Shaking his head, he stuffed hands in his pockets and started walking toward the trees, memories surging through him of life in Boston, the wagon train and the love he’d found in New Orleans. He had to get a hold of himself, had to start living again for his boys – everything for his boys.


“Charlie?” Hop Sing said as he met the foreman at the kitchen door.

“Gotta message here for ya, Hop Sing.”  He took the offered piece of paper and just stared at it. “Mr. Cartwright home?”

“He out there,” Hop Sing said absently, closing the door behind Charlie who whisked his hat from his head and ventured out into the great room seeing Ben staring sullenly into the fire.

“Mr. Cartwright?” Charlie said, trying to get his attention. “Mr. Cartwright?” he tried again finally seeing some movement.

“Yes, Charlie?” came the tired voice.

“We got all the scheduled work done and Adam sent us all in early so’s we could spend the evenin’ in town, being that it’s Friday and all, lessen a course ya need somethin’ done around here.”

“What? No, no. You deserve some time. Have fun.”

“Thank you, Mr. Cartwright. Have a good afternoon.” Charlie waited a moment, watching this man continue to stare into the fire and quietly left the room, nodding to Hop Sing as he slipped through the front door.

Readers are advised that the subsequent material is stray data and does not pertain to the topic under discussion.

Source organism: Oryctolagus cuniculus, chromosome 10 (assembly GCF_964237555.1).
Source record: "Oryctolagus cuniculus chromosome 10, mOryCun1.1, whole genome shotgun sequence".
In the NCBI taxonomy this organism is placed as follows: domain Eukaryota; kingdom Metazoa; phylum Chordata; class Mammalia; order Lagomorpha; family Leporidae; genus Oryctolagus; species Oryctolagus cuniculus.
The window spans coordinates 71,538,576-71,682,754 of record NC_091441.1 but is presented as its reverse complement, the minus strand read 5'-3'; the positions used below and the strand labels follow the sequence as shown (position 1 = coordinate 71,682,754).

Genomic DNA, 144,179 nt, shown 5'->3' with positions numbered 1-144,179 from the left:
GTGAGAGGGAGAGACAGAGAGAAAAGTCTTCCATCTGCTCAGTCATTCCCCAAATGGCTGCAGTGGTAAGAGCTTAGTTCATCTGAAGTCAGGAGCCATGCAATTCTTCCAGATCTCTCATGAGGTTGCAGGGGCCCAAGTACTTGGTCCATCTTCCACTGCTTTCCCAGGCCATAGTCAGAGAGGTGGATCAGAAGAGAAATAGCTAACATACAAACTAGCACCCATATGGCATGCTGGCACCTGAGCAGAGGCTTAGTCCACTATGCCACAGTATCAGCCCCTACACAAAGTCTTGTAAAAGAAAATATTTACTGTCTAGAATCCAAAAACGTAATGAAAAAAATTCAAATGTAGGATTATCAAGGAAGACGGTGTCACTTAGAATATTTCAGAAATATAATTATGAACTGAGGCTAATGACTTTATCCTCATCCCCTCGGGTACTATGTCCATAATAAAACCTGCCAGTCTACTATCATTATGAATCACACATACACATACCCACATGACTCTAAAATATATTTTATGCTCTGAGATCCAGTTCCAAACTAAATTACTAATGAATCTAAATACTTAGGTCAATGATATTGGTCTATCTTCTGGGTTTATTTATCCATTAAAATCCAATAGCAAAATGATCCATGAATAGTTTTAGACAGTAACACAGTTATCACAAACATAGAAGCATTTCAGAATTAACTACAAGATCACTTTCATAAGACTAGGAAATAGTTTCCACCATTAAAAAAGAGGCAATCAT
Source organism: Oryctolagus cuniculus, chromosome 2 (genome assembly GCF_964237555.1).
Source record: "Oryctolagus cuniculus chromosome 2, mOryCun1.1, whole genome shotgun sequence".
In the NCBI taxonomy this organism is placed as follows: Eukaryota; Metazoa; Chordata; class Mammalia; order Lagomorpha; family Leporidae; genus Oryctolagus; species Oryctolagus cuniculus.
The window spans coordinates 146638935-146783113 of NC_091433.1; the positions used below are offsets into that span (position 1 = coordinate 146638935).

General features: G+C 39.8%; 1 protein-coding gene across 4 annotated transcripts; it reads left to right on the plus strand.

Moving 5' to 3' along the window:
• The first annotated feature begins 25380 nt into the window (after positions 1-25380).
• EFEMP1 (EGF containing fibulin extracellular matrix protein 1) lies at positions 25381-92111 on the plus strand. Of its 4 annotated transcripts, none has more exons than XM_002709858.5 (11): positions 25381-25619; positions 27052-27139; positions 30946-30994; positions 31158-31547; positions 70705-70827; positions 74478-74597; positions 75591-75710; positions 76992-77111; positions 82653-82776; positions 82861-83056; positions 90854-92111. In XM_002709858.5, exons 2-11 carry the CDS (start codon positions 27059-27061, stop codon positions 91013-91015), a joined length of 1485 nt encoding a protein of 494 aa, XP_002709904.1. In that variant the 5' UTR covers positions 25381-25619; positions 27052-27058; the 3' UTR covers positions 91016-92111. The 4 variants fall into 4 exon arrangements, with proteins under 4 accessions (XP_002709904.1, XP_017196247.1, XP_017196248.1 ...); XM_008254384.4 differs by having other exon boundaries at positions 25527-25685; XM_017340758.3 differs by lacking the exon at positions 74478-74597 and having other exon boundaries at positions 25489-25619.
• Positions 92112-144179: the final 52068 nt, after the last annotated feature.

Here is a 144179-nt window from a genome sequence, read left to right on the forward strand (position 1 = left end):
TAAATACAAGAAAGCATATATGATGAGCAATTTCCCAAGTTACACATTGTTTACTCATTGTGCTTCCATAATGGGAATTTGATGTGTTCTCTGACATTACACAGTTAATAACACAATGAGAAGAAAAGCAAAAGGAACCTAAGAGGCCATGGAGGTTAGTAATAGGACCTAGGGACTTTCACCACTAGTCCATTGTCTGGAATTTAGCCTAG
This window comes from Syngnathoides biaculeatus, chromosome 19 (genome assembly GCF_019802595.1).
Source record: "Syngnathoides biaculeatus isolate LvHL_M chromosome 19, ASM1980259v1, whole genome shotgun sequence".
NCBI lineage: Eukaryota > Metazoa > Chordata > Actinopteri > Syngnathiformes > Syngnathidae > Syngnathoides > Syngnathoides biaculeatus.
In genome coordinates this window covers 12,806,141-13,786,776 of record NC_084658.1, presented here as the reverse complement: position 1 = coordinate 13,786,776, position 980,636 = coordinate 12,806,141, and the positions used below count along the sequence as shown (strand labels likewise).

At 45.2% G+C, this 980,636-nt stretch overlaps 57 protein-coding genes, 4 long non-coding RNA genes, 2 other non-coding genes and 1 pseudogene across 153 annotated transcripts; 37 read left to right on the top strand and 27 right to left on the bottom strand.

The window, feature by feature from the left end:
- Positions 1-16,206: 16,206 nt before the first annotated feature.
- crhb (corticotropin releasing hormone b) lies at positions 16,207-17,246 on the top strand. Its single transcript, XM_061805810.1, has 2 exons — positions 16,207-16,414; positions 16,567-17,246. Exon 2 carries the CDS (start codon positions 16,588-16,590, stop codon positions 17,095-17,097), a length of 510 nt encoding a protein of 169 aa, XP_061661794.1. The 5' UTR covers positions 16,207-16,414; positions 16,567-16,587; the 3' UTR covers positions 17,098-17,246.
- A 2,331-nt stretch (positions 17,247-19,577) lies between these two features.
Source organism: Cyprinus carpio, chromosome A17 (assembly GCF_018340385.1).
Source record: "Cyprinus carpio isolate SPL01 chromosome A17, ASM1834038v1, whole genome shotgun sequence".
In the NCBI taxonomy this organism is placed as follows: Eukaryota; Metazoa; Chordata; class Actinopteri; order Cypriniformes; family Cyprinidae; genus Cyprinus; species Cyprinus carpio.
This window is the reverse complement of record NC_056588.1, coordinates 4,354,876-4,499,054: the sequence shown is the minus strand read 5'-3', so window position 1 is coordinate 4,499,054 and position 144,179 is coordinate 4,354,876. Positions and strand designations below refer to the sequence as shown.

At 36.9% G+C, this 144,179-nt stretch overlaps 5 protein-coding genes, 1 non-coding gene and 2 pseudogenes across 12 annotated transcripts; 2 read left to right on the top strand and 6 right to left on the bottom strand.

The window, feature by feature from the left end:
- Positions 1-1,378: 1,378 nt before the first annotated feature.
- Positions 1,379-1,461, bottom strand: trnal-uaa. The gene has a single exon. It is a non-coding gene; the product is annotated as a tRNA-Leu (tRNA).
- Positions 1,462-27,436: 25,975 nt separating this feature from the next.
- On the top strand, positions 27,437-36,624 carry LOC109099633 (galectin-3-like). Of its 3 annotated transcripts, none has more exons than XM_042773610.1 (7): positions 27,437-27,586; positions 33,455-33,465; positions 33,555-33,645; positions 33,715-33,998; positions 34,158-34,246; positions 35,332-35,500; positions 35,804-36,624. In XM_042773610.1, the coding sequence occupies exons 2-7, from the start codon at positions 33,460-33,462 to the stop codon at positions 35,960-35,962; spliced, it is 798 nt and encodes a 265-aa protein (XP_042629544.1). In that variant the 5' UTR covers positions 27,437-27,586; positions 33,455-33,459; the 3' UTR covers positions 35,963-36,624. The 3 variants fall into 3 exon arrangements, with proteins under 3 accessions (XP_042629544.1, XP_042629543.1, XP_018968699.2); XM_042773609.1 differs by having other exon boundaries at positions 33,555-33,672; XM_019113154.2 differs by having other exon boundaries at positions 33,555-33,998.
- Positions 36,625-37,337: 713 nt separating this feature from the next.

“Mista Adam send note,” Hop Sing informed Ben as he slowly approached not knowing if he was heard.

“What does it say?” Ben asked not turning around.

“It say he be away for few day. Don’t let Hoss come after.” Ben tensed and rubbed his forehead. “He love you,” Hop Sing reminded him tucking the note in a pocket.

“I’ve lost that love,” Ben admitted with a sigh.

“Once love there, never lose. Just in different place.”

“He told me that his love had turned to hate over what I’d done. How can that ever be forgotten?”

“No one forget,” Hop Sing said. “Other thing take place of anger once time passes. He no hate you. You see. I go get Little Joe.” Not waiting for an answer, Hop Sing turned away wondering when all of this was going to be over.

Ben remained by the fire, vaguely registering Joe’s name, then lost it to thoughts of that small dark-haired boy so inquisitive, so trusting, so ready to commit to his dream and setting aside his own dreams to make sure the family survived.

“I’m so sorry, Adam.”


 The day grew warmer as the sun moved across the sky shining down on Adam as he leaned against a tall pine, picking grass and throwing rocks while his mind raced. A stiff breeze wafted through the trees and he could see clouds gathering in the north. Rain clouds.